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iSGTW 12 August 2009

Feature - BOINC gets social with Facebook

A screen shot of Progress Thru Processors.

For the first time, Facebook users are signing on to volunteer grid computing, thanks to a new application called Progress thru Processors.
“For all the promise of volunteer computing, the problem is that no one’s ever heard of it,” said Matt Blumberg, executive director of Grid Republic, “and that’s a big deal for a technology where the utility of the thing is a function of the number of people who participate.”
Progress thru Processors could change all that. The project was developed jointly by Intel, Grid Republic, and the Berkeley Open Infrastructure for Network Computing. BOINC, which was originally created at University of California at Berkeley to assist in analyzing data in the search for extraterrestrial intelligence (SETI), is the platform on which Grid Republic’s software is based. Progress thru Processors is an adaptation of Grid Republic’s so

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Opinion - New funding for new ideas

Image courtesy owaisk_4u, stock.xchng

A common complaint heard in Europe is that funding for research and development lags far behind that of the United States. In particular, the US public sector spends $50 billion per year in procurement for R&D, which is 20 times higher than in Europe, and accounts for 50% of the investment gap between the US and Europe. Even taking into account large investments in defense, the US expenditure in R&D is still four times higher than that of Europe.One of the engines behind this R&D expenditure in the US is the Small Business Innovation Research (SBIR) program. SBIR, established in 1982, reserves 2.5% of federal funds from the research budgets of 11 different federal agencies for use in encouraging small businesses to maximize their technological potential. These projects comprise feasibility studies and early prototype development — often the riskiest and most expensive stage of a start-up or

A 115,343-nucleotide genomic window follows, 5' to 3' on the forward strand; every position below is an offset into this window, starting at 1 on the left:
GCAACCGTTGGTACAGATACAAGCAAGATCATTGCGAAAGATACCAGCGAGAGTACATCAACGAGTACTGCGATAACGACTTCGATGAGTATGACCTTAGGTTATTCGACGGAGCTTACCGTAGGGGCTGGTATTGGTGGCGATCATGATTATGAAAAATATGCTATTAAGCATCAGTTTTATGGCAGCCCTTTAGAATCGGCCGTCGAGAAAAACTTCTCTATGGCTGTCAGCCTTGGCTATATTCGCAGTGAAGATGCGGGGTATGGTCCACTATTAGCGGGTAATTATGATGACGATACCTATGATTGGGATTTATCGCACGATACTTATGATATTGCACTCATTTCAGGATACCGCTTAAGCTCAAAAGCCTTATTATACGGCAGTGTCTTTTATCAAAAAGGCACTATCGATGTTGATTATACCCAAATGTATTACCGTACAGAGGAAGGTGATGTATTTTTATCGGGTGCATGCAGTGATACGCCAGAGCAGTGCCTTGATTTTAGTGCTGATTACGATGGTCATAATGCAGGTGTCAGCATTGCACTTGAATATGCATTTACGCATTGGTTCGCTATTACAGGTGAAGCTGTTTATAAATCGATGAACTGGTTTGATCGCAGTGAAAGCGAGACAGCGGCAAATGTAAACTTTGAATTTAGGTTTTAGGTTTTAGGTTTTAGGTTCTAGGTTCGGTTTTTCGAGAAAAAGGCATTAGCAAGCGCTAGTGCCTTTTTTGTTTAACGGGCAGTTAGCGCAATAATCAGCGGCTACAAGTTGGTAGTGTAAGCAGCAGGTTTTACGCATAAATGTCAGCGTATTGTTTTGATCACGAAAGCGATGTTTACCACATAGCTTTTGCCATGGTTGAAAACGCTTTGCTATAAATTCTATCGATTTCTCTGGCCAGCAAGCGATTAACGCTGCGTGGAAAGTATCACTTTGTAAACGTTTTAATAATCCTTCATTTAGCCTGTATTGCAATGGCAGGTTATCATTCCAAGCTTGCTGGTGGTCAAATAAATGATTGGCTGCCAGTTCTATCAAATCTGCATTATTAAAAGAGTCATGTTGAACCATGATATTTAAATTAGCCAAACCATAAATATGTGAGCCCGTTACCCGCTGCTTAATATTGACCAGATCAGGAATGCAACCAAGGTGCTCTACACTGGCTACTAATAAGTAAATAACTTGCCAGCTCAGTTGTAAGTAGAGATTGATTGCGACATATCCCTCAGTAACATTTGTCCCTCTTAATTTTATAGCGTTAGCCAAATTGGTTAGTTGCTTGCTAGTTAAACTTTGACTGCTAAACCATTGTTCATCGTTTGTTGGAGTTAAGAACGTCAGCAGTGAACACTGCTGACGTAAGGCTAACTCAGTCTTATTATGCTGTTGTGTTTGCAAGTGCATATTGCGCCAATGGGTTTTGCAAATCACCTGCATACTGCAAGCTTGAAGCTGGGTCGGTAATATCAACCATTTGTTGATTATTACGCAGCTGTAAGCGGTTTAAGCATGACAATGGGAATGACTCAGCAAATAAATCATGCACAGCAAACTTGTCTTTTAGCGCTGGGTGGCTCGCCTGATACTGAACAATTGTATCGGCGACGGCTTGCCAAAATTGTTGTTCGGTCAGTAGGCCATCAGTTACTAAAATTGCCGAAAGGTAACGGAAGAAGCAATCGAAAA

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Feature - Academia Sinica watches global carbon

Chi-Lan Flux Tower is located on one of the long-term ecological research sites in Taiwan, in the northeast part of the island and close to Yuan-Yang Lake nature preserve. At 1400 - 1800 m above sea level, the area of the Chi-Lan Mountain site covers approximately 310 hectares, with a high frequency of fog and cloud year-round. The climate is temperate, heavy and moist, and the trees are mainly Taiwan Cypress. Image courtesy Jia-ying Jiang, Chi-Lan Mountain
Front page: Polarized light reveals the state of the atmosphere thousands of years ago, in a slice of glacial ice containing bubbles of atmospheric gases trapped eons ago. Image courtesy UCAR

With the help of data standards and computing resources, Academia Sinica Grid Computing Center (ASGC) has developed an innovative, grid-enabled approach to tackle carbon flux observation.
The carbon cycle — in which the carbon from the greenhouse gas carbon dioxide (CO2) travels fro

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